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Belgians Called Upon to Help Economy By Eating More French Fries

A coronavirus-related potato surplus has Belgians ordering more fries!
French fries

Ask not what a country can do you for you. Ask what you can do for your country. And if doubling one's weekly consumption of french fries is a civic duty, then so be it.

That appears to be the case in Belgium, where a coronavirus-related surplus of potatoes has led to a very real appeal for its citizens to consume french fries at least twice a week to deal with a reported excess of 750,000 tons of potatoes due to coronavirus-related kinks in the supply chain.

This comes from the secretary general of the Belgian potato industry named Romain Cools who spoke with CNBC Tuesday, and revealed that "750,000 tons of potatoes — enough to fill 30,000 big lorries — would probably not be processed because of the pandemic."

CNBC reports:

The issue was largely down to a fall in demand in the frozen potato sector, which accounts for around 75% of Belgium's potato processing, he said. As inventories built up, freezer capacity was being squeezed. In order to mitigate the problem, Belgapom was appealing to Belgians to up their weekly intake of fries.

"We're working with supermarkets to see whether we can launch a campaign asking Belgians to do something for the sector by eating fries — especially frozen fries — twice a week during the coronavirus crisis," Cools told CNBC, adding "What we are trying to do is to avoid food waste, because every lost potato is a loss."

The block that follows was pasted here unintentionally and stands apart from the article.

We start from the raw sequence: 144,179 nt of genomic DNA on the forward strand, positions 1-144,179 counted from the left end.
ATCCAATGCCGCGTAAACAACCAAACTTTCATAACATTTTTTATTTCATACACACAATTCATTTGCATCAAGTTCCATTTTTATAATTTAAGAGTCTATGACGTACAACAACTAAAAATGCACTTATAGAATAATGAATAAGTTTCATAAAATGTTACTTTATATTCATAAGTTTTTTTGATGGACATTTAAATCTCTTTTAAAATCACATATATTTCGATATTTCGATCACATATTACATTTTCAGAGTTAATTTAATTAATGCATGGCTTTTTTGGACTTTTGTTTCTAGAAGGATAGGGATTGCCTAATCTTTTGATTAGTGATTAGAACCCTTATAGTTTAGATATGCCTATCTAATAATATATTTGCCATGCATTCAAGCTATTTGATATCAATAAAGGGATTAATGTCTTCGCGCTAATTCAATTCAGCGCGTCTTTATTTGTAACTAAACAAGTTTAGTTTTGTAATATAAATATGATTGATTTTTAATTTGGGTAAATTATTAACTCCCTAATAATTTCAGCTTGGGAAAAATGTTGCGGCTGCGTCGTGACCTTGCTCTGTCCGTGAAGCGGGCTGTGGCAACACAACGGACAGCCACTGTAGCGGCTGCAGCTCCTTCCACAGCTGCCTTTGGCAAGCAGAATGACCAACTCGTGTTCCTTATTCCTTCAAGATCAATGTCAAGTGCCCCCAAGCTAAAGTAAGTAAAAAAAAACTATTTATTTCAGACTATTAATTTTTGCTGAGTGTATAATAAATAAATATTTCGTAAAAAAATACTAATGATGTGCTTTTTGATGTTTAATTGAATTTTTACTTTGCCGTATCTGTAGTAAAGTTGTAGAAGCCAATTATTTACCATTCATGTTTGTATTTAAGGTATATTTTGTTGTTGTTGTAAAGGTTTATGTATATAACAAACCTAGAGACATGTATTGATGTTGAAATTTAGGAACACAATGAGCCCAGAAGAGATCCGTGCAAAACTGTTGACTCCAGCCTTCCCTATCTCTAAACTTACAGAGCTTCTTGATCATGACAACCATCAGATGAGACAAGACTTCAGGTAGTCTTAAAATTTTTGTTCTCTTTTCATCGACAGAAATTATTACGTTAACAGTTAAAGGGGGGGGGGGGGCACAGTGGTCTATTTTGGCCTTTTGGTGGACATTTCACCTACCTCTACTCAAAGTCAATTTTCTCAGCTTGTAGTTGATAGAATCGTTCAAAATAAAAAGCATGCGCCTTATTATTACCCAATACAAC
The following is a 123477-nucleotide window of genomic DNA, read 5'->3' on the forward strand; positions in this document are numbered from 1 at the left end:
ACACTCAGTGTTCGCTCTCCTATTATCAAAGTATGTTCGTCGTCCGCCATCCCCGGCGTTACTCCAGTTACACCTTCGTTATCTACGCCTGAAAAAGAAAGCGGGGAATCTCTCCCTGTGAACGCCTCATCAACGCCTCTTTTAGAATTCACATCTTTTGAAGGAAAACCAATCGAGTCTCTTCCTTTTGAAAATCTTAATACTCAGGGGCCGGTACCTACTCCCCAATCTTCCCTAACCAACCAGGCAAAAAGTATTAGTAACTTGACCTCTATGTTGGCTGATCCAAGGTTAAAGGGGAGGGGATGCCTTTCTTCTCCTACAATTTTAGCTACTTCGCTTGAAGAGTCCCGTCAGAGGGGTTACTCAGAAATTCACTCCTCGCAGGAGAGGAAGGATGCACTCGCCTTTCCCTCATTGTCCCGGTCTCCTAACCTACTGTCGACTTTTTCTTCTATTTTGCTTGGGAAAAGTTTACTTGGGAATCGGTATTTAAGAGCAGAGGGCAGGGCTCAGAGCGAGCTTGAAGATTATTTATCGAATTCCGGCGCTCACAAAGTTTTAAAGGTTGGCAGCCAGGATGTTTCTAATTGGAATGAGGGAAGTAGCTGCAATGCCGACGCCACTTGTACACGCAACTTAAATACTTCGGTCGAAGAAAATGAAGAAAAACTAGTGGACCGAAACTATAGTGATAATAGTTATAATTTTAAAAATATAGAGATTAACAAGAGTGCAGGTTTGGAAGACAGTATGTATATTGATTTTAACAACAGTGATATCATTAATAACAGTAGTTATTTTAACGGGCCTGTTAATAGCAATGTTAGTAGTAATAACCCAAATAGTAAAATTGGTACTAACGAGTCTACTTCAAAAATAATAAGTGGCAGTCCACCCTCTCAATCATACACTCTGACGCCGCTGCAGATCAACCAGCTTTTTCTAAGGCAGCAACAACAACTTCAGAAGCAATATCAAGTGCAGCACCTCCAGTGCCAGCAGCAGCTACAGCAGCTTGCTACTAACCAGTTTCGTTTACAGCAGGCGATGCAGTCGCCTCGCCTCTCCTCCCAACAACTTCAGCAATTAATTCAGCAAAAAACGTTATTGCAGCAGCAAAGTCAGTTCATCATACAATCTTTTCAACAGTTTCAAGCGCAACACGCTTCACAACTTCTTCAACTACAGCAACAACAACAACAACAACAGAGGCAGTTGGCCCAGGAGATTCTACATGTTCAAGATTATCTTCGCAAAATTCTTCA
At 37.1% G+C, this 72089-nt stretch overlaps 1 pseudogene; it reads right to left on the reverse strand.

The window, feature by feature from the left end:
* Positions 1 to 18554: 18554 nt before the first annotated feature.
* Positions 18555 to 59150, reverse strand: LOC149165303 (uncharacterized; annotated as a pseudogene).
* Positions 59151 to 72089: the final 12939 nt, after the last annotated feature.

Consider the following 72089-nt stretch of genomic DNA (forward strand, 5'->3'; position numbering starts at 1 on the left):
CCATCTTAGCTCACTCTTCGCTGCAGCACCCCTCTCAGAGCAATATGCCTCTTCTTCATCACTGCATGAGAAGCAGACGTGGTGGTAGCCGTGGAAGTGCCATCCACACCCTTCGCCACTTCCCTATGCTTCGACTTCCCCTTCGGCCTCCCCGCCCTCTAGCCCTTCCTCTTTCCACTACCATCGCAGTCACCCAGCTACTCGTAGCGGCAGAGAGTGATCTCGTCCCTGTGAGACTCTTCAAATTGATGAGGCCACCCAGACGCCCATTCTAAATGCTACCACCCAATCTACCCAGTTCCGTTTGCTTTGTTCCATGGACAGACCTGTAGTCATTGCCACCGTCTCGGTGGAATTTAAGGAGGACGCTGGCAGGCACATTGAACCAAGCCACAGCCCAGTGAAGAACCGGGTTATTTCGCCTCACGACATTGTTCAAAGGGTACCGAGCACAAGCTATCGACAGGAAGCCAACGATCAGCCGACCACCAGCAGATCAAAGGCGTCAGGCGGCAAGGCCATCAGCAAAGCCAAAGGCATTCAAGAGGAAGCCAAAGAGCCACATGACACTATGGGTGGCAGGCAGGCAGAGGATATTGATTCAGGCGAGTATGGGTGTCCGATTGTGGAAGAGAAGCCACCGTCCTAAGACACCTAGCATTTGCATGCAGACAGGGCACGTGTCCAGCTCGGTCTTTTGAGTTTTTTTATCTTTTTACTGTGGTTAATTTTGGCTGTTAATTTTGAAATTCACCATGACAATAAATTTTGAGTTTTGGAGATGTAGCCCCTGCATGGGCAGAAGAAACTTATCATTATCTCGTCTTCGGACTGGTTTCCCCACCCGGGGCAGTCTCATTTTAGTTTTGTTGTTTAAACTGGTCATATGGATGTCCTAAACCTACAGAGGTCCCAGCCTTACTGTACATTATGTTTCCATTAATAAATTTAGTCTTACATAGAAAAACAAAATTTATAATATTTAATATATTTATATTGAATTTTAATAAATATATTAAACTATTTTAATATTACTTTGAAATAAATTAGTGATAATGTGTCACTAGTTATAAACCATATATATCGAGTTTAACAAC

Belgium is known for its french fries, which are typically fried in oil twice, to give them a particularly crispy and delicious flavor. Belgian fries are also often served with a side of mayonnaise to dip in, though ketchup is still also a very popular condiment for fries as well.

The coronavirus pandemic has caused a shock in food supply chains around the world and leading to very real concerns about food shortages. This is the case in Belgium, as Cools tells CNBC. "To be very honest, the effect on potato consumption will probably last for months, and we can only try to find solutions where the solutions are — for us in Belgium, that could be pushing home consumption," he said.



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